The Gravedigger’s Wife wins Africa film prize

112
The Gravedigger's Wife is a rare Somali-language feature film
The Gravedigger's Wife is a rare Somali-language feature film

A Somali film exploring what people will do for love has won the grand prize at the prestigious Pan-African film festival in Burkina Faso.

The Gravedigger’s Wife, written and directed by Finish-Somali director Khadar Ahmed, beat off competition at Fespaco from 16 other movies.

It focuses on Guled, whose job it is to wait outside hospital to bury the dead, and what he does to save his sick wife.

The head of the prize jury called it a courageous film, Reuters reports.

“It is a beautiful film that tells a story with humanity,” Mauritanian film director Abderrahmane Sissako is quoted as saying.

“I’m in awe. I’m speechless. Words can not express my gratitude and appreciation for this type of love from the continent,” Ahmed wrote on Instagram.

A rare feature-length film in Somali, The Gravedigger’s Wife is also Somalia’s first entry in the Best International Feature Film category at the Oscars.

Set in Djibouti, it details the struggles faced by Guled, played by Omar Abdi, when he learns he has to raise funds to pay for his wife’s treatment.

Nasra, played by Yasmin Warsame, is dying of kidney failure.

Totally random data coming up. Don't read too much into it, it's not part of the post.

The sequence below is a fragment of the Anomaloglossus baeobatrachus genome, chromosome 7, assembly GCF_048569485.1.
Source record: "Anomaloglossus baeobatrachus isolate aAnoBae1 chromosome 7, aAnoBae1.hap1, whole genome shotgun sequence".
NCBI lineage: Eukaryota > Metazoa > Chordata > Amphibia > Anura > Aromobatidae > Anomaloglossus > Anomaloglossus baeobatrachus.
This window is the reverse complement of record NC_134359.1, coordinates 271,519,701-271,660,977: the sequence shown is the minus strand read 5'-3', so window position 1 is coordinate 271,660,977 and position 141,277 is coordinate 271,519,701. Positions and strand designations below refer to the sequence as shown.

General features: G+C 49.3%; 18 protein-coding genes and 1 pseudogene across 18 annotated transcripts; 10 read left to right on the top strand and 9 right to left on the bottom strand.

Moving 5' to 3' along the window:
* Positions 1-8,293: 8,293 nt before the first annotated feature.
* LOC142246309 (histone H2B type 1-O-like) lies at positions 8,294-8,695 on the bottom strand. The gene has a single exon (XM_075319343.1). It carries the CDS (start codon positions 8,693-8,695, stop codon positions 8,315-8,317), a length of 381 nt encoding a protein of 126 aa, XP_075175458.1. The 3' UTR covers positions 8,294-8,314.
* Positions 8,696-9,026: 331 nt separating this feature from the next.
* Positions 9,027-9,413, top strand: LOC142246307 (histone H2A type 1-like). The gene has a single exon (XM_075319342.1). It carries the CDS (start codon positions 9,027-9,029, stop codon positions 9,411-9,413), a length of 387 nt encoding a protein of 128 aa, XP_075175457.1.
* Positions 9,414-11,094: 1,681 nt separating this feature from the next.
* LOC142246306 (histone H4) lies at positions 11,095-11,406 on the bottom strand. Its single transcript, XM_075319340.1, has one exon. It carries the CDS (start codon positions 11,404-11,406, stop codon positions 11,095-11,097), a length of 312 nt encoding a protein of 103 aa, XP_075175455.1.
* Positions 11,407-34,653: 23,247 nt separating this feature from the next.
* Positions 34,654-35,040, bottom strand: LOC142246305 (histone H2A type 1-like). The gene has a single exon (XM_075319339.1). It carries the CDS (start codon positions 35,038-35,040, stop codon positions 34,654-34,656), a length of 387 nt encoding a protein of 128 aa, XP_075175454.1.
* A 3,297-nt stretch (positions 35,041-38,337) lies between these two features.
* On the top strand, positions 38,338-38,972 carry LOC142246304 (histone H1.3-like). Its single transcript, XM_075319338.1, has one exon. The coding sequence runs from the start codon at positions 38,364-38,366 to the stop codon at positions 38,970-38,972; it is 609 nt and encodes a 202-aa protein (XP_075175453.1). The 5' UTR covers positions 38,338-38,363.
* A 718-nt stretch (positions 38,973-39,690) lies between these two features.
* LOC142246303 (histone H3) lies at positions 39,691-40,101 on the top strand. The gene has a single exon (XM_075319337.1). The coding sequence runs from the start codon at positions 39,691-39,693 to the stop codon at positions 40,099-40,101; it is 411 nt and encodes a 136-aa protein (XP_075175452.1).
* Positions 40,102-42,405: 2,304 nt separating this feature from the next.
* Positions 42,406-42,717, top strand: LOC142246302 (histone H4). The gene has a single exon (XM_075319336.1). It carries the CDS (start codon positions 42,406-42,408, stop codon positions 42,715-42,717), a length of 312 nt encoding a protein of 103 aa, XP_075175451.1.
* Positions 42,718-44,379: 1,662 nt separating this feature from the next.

Ironically, as a gravedigger, Guled waits for the deaths of others in order to make the money which could mean his wife survives.

Ahmed wanted to “tell this story with dignity, tenderness and compassion – all the qualities I’ve been raised with”, the director told the Guardian newspaper.

He was born in Somalia but moved to Finland as a teenager.

His film was 10 years in the making. Ahmed wrote it a decade ago, but was determined to direct it himself and so had to learn how to be a director, the Guardian reports.

As well as winning the prestigious award, known as the Golden Stallion of Yennenga, he also received $36,000 (£26,000) in prize money.

The Silver Stallion went to Haitian director Gessica Geneus for her film Freda. And the Bronze Stallion went to the Tunisian director Leyla Bouzid for Tale of Love and Desire.

The prizes were handed out at Fespaco’s closing ceremony in the Burkinabe capital, Ouagadougou.

It was the 27th edition of the week-long biennial event, the continent’s biggest film festival that celebrates films largely produced in Africa by Africans.